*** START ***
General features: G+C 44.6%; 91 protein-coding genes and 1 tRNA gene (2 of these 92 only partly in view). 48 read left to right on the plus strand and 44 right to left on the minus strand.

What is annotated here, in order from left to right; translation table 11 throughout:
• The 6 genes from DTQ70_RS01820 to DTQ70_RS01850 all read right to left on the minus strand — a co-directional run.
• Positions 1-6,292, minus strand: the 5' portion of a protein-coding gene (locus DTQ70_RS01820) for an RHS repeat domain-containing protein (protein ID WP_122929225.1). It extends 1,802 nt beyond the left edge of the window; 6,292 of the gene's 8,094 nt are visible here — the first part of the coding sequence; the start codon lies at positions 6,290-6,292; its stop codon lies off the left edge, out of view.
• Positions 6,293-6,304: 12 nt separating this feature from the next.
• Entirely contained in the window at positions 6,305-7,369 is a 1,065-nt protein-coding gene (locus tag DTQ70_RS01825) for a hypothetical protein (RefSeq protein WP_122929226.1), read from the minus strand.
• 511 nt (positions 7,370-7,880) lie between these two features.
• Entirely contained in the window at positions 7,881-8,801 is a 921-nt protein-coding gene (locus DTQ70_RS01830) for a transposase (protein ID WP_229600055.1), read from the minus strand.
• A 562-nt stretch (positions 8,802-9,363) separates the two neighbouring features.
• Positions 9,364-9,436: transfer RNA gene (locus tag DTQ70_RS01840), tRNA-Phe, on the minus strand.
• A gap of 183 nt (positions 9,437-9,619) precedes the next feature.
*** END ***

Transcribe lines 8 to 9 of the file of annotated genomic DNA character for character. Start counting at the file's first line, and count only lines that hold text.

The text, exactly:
• Entirely contained in the window at positions 7,881-8,801 is a 921-nt protein-coding gene (locus DTQ70_RS01830) for a transposase (protein ID WP_229600055.1), read from the minus strand.
• A 562-nt stretch (positions 8,802-9,363) separates the two neighbouring features.